Having made a career first in political campaigns and now in public affairs, I have never really been good at disconnecting during vacation. For the past three decades, I’ve jumped from one campaign to the next – whether it be for a candidate or an issue – rarely taking time to take a step back.
Even a decade or so ago we started to hear a change in the vernacular from “work-life balance” to “work-life integration”. Thankfully technology – especially mobile technology – has helped us be more available for work, while also being more present for “life”.
But that can’t replace a true vacation.
Now, as a mid-size, privately held public affairs firm, we have a lot of flexibility to support our employees and smart corporate growth. Over the last few years, we’ve seen that a lot of our employees and potential employees appreciate the ability to take time off.
We all know the benefits of vacation – improved mental and physical health, decreased burnout, and increased creativity, among others.
In August, I tried to put that principle into practice with a family trip to Alaska.
- I disconnected. (Well…pretty much. I only did a couple of calls, and only during off hours in Alaska. Baby steps!)
- I was intentionally present with my family and my surroundings.
- I talked about how excited I was about taking this trip among my colleagues, so they knew it was important to me to be able to leave work behind for a few days.
For me, the biggest benefit of disconnecting during vacation is maximizing family time. This trip was hard to schedule as our twins Claire and Colin head into their senior year at college, but that makes it all the more important for Mom and Dad as we know these trips will become much more difficult in the future. As a family, we have been blessed to be able to travel much of the country and to some special places around the globe. (For our twin’s high school graduation, we surprised them by going on a safari.)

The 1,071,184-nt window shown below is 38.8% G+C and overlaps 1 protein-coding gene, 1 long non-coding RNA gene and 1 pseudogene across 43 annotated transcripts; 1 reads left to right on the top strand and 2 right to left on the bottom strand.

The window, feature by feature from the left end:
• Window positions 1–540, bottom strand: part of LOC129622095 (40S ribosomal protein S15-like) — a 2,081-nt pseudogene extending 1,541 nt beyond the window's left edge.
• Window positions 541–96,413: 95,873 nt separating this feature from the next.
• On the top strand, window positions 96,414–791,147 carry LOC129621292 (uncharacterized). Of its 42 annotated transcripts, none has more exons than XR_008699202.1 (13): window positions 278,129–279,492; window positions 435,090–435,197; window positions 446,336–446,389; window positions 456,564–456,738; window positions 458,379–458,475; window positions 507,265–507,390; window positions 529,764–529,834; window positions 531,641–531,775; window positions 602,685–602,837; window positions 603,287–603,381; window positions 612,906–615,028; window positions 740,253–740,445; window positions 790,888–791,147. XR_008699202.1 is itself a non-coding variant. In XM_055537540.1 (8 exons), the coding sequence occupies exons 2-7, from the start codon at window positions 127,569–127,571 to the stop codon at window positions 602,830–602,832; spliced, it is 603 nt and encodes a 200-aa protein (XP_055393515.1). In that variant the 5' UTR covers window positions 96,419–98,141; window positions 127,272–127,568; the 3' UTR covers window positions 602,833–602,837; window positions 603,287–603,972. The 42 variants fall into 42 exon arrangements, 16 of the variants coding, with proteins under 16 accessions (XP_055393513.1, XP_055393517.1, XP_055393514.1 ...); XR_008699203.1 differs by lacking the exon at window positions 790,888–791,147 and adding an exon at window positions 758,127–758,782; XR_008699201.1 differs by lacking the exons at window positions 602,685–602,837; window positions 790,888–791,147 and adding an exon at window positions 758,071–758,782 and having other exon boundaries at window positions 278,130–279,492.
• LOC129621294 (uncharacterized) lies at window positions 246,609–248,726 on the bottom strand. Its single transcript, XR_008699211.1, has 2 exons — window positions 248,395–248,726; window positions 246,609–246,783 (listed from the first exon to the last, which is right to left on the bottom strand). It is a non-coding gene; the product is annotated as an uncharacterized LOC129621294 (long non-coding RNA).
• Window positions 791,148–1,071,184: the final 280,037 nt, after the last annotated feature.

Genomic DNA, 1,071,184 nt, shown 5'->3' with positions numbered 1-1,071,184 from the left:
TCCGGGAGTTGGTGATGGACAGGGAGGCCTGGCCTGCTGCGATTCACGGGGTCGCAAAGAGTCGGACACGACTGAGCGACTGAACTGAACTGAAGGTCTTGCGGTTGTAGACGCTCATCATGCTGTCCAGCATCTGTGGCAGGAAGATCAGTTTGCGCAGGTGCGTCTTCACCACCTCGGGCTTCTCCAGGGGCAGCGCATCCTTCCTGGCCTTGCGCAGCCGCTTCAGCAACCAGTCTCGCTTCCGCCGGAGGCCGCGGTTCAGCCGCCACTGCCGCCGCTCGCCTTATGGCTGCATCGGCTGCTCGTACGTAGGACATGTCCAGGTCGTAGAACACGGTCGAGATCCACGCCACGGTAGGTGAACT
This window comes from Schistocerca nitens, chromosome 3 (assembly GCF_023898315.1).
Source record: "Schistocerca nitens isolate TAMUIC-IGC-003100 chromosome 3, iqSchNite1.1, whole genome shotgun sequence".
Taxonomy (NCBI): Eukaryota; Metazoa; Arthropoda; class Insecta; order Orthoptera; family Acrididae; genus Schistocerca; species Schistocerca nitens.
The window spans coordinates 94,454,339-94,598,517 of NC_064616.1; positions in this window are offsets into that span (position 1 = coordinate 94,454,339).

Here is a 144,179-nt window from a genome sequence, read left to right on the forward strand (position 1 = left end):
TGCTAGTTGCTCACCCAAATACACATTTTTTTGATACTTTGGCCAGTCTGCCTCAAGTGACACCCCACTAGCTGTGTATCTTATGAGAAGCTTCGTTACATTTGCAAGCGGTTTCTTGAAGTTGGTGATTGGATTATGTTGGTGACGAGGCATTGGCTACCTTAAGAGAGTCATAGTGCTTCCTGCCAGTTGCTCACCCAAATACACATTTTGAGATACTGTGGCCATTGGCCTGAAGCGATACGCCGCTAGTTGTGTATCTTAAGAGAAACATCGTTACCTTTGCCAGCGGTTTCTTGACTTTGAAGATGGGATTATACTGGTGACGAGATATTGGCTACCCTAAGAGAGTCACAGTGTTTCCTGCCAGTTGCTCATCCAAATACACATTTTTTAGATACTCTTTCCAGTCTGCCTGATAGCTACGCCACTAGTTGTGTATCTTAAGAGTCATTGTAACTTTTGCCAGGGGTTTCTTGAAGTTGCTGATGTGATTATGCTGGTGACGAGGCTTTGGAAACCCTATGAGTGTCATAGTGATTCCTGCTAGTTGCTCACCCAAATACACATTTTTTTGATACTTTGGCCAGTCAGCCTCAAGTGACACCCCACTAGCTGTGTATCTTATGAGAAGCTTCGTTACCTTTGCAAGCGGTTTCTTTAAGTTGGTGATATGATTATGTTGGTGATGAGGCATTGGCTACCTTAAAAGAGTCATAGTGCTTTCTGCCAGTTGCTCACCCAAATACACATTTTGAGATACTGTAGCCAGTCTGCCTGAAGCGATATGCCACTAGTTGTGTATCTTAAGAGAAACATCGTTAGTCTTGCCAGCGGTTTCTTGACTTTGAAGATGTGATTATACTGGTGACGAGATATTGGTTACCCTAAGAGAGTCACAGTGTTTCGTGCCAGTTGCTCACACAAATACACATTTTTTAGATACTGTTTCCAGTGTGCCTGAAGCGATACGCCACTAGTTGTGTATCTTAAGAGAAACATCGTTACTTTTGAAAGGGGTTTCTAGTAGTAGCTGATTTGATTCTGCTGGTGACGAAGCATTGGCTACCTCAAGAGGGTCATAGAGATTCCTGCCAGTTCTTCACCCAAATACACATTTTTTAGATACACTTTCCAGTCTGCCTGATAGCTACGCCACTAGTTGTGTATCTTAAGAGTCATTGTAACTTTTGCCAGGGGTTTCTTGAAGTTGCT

But whether we are going to Africa, Alaska, or Alabama, we structure our trips the same way. We believe trips are lived in three equal buckets: planning the trip, taking the trip, and reliving the memories.
We all know that trips during COVID are especially difficult. Since many of us didn’t take any vacations during 2020 the need to recharge is more important than ever. Here are a couple steps that can make disconnecting easier:
- Communicate with your colleagues (and in my case, clients) early when you would be out.
- Make sure you have a plan to cover essential projects so you don’t feel the tug of work.
- Trust your team – we have great folks at DCI Group so it makes it easier when you know nothing will fall through the cracks.
That’s it – really not that difficult!
All it takes to get off the grid and come back to work with a clear head and new energy is a bit of prep and confidence in your colleagues.
This experience, and intentionality about it, was also helpful to me as a managing partner of the firm. We want to encourage our employees to take bold vacations and disconnect and come back refreshed and reenergized.
DCI Group is about to start its 25th year. I’ve been here for 22 of them. And I’ve seen the workplace culture shift dramatically over that time – and even more so as I think about my parents’ generation. (My parents were both public school teachers.)
With air travel more accessible and the internet allowing people to find new places to explore, individuals and families are shifting their priorities to be more experiential – and I think that’s great! It’s a big world, with a lot of fascinating and exciting things to see and do, and by engaging in these experiences we can intellectually and emotionally enrich ourselves and our loved ones.
If you have not been to Alaska – you need to go. This was our second trip there and it is just stunning in its size and landscape.
The fishing is not bad either – we came back with 50 pounds of halibut!